A lot of design books have hit the shelves in the last month, but of all those I’ve read, only a few in particular really resonated with me. Most of what has appeared recently has really been pretty mediocre. Here are a few highlights from the shrinking field of stuff worth reading:
Stephen Hogbin’s Appearance and Reality: A Visual Handbook for Artists, Designers, and Makers, originally published in 2000 and recently reprinted, is one of those manuals where a visual artist or designer has tried to organize a consistent system for applying creative ideas to the generation of product. Unlike so many similar attempts, Hogbin’s system — grouped around the four key disciplines of art, craft/technology, science and design — is flexible enough not to see the disciplines or the creative process as a zero-sum equation. It’s a broad approach that focuses on illustrating how both fine artists and commercial designers can create work with integrity and social conscience, and succeeds on a number of levels.
David Jury’s Letterpress: The Allure of the Handmade is a big and beautiful book from the editor of TypoGraphic, the ISTD‘s journal. Jury offers insight into the continued (and in some places growing) popularity of letterpress techniques, and investigates how they have been adapted to work in tandem with digital typesetting. Mostly, though, the book is great for its wonderful pictures of great work from around the world, and is a must-read for anyone even slightly interested in contemporary letterpress work.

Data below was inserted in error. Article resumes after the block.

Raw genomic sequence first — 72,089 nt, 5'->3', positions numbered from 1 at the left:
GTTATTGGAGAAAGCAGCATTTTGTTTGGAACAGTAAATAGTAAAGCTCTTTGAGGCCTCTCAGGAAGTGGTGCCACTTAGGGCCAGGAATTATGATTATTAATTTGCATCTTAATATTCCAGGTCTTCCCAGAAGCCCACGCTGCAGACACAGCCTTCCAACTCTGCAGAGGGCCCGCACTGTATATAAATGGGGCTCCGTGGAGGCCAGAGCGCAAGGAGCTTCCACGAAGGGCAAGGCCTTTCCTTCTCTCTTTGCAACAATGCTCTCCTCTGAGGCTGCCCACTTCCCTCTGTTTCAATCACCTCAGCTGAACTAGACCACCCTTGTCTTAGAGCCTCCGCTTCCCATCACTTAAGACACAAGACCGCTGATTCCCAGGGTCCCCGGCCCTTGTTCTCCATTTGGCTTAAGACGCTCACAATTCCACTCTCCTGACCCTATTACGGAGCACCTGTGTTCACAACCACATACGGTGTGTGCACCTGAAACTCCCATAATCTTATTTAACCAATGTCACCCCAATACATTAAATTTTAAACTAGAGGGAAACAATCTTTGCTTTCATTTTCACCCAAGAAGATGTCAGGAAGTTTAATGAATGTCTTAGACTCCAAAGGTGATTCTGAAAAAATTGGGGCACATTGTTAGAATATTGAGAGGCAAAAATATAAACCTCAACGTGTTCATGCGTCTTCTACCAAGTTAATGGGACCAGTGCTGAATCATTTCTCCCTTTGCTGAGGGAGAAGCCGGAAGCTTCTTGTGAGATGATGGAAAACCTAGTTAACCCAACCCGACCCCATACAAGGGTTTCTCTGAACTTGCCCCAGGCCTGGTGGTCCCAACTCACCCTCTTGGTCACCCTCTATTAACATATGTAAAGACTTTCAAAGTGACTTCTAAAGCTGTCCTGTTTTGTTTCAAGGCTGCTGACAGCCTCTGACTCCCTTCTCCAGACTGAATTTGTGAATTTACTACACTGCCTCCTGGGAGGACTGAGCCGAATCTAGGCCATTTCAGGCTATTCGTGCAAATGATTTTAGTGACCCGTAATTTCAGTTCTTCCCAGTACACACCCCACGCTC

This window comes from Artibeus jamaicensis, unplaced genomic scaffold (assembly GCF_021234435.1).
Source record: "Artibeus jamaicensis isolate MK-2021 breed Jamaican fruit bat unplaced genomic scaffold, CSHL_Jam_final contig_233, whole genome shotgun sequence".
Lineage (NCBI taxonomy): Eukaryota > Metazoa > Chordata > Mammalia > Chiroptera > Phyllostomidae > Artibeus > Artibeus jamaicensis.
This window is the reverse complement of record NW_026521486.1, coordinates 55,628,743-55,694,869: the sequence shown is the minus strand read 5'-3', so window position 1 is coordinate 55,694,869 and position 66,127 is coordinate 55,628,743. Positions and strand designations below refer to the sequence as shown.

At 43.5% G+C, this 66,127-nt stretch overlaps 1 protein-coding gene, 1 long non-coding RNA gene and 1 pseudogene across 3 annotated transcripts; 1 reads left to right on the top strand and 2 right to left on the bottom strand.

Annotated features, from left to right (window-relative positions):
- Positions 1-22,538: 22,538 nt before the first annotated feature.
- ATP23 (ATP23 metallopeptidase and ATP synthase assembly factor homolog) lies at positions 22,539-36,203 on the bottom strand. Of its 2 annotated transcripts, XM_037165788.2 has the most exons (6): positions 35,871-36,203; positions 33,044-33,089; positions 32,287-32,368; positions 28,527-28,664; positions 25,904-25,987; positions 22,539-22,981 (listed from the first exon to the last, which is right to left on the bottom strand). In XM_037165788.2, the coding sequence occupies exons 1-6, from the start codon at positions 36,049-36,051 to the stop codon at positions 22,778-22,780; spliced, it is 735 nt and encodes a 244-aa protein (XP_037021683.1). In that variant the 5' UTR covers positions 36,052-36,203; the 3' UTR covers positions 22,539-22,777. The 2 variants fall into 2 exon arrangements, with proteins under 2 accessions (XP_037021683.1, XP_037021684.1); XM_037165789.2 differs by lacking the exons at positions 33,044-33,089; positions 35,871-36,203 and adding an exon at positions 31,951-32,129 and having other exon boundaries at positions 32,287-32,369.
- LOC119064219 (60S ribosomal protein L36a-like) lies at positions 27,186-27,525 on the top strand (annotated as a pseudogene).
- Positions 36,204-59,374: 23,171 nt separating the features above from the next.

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Typographica is a review of typefaces and type books, with occasional commentary on fonts and typographic design. Edited by Stephen Coles and designed by Chris Hamamoto. Founded in 2002 by Joshua Lurie-Terrell. Relaunched in 2009 by Coles and Hamamoto.
Set in Bureau Grot by Font Bureau, Nocturno Display by Nikola Djurek, Fern (unreleased) by David Jonathan Ross, and JAF Bernini Sans by Tim Ahrens.
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Fonts In Use
Type at work in the real world.
The Anatomy of Type
A book by Typographica editor Stephen Coles.
Coles answers common questions about type.
Lettering on vintage cars, appliances, and other objects.
Fleurs Coiffeur Liqueur
Lettering on storefronts.